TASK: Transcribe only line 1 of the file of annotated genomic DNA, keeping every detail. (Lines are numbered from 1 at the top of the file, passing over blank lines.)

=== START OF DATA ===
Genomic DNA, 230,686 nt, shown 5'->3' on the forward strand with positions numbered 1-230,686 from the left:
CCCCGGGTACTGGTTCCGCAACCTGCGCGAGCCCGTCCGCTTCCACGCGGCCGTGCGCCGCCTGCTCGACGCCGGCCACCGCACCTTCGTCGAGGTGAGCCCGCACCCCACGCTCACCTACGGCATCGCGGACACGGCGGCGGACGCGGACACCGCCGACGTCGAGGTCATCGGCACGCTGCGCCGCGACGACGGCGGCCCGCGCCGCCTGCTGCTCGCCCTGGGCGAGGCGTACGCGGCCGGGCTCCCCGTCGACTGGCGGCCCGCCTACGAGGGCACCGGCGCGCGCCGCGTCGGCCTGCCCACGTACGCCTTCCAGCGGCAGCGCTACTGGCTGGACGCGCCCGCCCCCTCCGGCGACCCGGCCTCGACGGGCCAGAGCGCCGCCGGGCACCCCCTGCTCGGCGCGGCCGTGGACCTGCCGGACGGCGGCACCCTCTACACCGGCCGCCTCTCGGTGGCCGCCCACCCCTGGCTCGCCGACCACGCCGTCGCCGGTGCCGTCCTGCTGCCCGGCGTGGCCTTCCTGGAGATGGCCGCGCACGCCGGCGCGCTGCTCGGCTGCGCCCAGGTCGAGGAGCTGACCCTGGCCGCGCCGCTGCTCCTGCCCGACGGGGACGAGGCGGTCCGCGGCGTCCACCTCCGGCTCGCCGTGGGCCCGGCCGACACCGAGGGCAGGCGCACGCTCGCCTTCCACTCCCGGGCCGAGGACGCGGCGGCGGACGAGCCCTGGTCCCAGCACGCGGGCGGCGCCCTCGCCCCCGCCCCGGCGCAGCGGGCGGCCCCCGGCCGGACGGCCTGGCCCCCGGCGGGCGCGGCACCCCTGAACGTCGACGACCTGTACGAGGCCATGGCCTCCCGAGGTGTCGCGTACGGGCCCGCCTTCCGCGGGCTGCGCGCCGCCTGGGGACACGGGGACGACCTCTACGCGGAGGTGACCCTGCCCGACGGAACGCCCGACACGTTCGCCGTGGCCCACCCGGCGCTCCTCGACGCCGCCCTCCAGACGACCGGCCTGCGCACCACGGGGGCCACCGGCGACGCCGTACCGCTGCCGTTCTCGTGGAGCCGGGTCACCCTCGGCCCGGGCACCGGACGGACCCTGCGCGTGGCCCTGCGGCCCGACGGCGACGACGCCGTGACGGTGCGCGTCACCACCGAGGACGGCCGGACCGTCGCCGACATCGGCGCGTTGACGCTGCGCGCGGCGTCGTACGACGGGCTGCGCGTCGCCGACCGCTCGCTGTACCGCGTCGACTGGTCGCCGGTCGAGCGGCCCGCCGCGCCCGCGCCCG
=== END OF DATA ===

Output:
Genomic DNA, 230,686 nt, shown 5'->3' on the forward strand with positions numbered 1-230,686 from the left: